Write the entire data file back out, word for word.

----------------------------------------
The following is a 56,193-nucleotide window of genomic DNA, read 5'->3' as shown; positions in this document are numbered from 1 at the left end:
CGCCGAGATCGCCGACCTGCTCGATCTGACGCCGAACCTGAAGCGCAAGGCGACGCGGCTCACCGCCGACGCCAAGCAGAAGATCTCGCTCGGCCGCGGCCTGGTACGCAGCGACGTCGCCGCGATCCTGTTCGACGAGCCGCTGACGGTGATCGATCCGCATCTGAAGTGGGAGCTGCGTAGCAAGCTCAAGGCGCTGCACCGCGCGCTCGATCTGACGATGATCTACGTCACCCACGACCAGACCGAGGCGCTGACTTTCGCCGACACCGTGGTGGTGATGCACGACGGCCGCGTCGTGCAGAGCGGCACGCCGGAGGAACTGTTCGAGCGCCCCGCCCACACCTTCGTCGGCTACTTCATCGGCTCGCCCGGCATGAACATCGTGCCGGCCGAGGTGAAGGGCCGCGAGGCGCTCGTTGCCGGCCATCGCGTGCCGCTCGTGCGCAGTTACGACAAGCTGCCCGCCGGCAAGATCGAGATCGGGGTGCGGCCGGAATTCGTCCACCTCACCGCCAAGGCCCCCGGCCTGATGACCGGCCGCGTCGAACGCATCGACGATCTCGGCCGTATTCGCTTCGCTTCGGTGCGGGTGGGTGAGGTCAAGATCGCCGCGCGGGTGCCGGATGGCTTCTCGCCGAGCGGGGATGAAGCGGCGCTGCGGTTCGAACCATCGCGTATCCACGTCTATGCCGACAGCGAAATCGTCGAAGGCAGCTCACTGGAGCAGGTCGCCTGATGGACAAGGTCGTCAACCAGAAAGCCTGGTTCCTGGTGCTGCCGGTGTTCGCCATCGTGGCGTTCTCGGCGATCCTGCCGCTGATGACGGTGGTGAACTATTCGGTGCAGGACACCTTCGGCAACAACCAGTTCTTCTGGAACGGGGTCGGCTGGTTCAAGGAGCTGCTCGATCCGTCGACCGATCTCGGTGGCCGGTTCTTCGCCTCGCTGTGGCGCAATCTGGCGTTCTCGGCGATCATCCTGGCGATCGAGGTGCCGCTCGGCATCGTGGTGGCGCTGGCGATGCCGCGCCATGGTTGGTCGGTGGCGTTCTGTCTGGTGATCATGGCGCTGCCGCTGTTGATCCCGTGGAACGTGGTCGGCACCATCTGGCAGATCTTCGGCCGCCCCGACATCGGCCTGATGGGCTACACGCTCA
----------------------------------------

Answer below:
The following is a 56,193-nucleotide window of genomic DNA, read 5'->3' as shown; positions in this document are numbered from 1 at the left end:
CGCCGAGATCGCCGACCTGCTCGATCTGACGCCGAACCTGAAGCGCAAGGCGACGCGGCTCACCGCCGACGCCAAGCAGAAGATCTCGCTCGGCCGCGGCCTGGTACGCAGCGACGTCGCCGCGATCCTGTTCGACGAGCCGCTGACGGTGATCGATCCGCATCTGAAGTGGGAGCTGCGTAGCAAGCTCAAGGCGCTGCACCGCGCGCTCGATCTGACGATGATCTACGTCACCCACGACCAGACCGAGGCGCTGACTTTCGCCGACACCGTGGTGGTGATGCACGACGGCCGCGTCGTGCAGAGCGGCACGCCGGAGGAACTGTTCGAGCGCCCCGCCCACACCTTCGTCGGCTACTTCATCGGCTCGCCCGGCATGAACATCGTGCCGGCCGAGGTGAAGGGCCGCGAGGCGCTCGTTGCCGGCCATCGCGTGCCGCTCGTGCGCAGTTACGACAAGCTGCCCGCCGGCAAGATCGAGATCGGGGTGCGGCCGGAATTCGTCCACCTCACCGCCAAGGCCCCCGGCCTGATGACCGGCCGCGTCGAACGCATCGACGATCTCGGCCGTATTCGCTTCGCTTCGGTGCGGGTGGGTGAGGTCAAGATCGCCGCGCGGGTGCCGGATGGCTTCTCGCCGAGCGGGGATGAAGCGGCGCTGCGGTTCGAACCATCGCGTATCCACGTCTATGCCGACAGCGAAATCGTCGAAGGCAGCTCACTGGAGCAGGTCGCCTGATGGACAAGGTCGTCAACCAGAAAGCCTGGTTCCTGGTGCTGCCGGTGTTCGCCATCGTGGCGTTCTCGGCGATCCTGCCGCTGATGACGGTGGTGAACTATTCGGTGCAGGACACCTTCGGCAACAACCAGTTCTTCTGGAACGGGGTCGGCTGGTTCAAGGAGCTGCTCGATCCGTCGACCGATCTCGGTGGCCGGTTCTTCGCCTCGCTGTGGCGCAATCTGGCGTTCTCGGCGATCATCCTGGCGATCGAGGTGCCGCTCGGCATCGTGGTGGCGCTGGCGATGCCGCGCCATGGTTGGTCGGTGGCGTTCTGTCTGGTGATCATGGCGCTGCCGCTGTTGATCCCGTGGAACGTGGTCGGCACCATCTGGCAGATCTTCGGCCGCCCCGACATCGGCCTGATGGGCTACACGCTCA